Coronavirus - Coping With The Chaos How To Manage Uncertainty in Uncertain Times
The world is in the grip of a global pandemic.
We are living in extremely uncertain times - and that uncertainty can be difficult to cope with.
You may feel worried right now. You may struggle to keep anxious thoughts in check. And you may feel unsure about the future. But help is at hand - you CAN learn to live with uncertainty.
Facing Uncertainty is Scarier than Facing Physical Pain
In 2016, a group of London researchers explored how people react to being told they will either "definitely" or "probably" receive a painful electric shock. They discovered an intriguing paradox.
Volunteers who knew they would definitely receive a painful electric shock felt calmer and were measurably less agitated than those who were told they only had a 50 percent chance of receiving the electric shock.
A new study shows that the uncertainty of something bad happening can be
more stressful than the knowledge of something bad happening.
Researchers recruited 45 volunteers to play a computer game in which they
turned over digital rocks that might have snakes hiding underneath.
Throughout the game, they had to guess whether each rock concealed a
snake. When a snake appeared, they received a mild but painful electric
shock on the hand.
Over the course of the game they got better about predicting under which
rocks they’d find snakes, but the game was designed to keep changing the
odds of success to maintain ongoing uncertainty.
And when we’re facing outcomes imbued with uncertainty, it’s the fact that
something bad might happen that “gets” us.
The volunteers’ level of uncertainty correlated to their level of stress. So, if
someone felt “certain” he or she would find a snake, stress levels were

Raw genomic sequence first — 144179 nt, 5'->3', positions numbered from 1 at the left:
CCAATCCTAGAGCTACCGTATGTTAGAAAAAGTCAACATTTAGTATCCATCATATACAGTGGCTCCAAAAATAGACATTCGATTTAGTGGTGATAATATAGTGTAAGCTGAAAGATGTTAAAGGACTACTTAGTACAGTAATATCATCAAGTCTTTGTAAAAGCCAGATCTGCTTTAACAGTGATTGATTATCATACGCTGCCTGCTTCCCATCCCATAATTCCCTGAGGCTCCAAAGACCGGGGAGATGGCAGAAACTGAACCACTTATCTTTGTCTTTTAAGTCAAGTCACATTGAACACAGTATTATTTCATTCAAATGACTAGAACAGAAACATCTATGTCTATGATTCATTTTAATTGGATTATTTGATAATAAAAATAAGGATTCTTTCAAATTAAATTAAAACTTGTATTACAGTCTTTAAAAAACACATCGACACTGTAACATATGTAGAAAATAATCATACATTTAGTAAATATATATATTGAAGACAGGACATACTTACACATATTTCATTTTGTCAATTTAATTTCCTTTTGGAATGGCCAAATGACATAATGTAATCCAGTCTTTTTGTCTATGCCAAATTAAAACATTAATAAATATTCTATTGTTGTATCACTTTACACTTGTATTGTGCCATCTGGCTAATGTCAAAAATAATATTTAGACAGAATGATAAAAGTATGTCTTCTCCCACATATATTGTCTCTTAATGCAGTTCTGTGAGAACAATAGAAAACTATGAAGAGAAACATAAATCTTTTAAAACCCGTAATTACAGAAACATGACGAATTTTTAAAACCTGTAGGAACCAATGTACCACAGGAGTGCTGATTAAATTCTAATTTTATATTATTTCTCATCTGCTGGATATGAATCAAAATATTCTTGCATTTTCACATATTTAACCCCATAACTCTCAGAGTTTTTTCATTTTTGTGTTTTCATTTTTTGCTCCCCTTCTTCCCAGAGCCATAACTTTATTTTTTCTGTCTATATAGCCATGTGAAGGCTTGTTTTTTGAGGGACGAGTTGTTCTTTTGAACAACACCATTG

significantly lower than if they felt that maybe they would find a snake.
In both cases, they’d get a shock, but their stress was loaded with added
Archy de Berker from the UCL Institute of Neurology said: "Our experiment
allows us to draw conclusions about the effect of uncertainty on stress. It
turns out that it's much worse not knowing you are going to get a shock than
knowing you definitely will or won’t.”
Uncertainty Ignites our Primitive Survival Instinct
If we can’t neutralise a perceived threat, we engage in the unhelpful process called “worry”.
We grapple with whatever the problem is to find solutions to the threat, but there are none.
Does this make us feel better? No, of course it doesn’t - it makes us feel worse.
In our need for certainty, we are wired to “catastrophise” - we view or talk of a situation as worse than it actually is. This leads to worry, which in turn leads to anxiety.
The modern brain struggles to distinguish between real threat and perceived threat.
The result is that the primitive brain takes over and triggers the primitive survival instinct - fight-or-flight.
It asks questions:
What is going to happen...? What is around the corner for me...?
Should I be doing less...?
Should I be doing more...?
What if my business is threatened...? What if my livelihood is threatened...?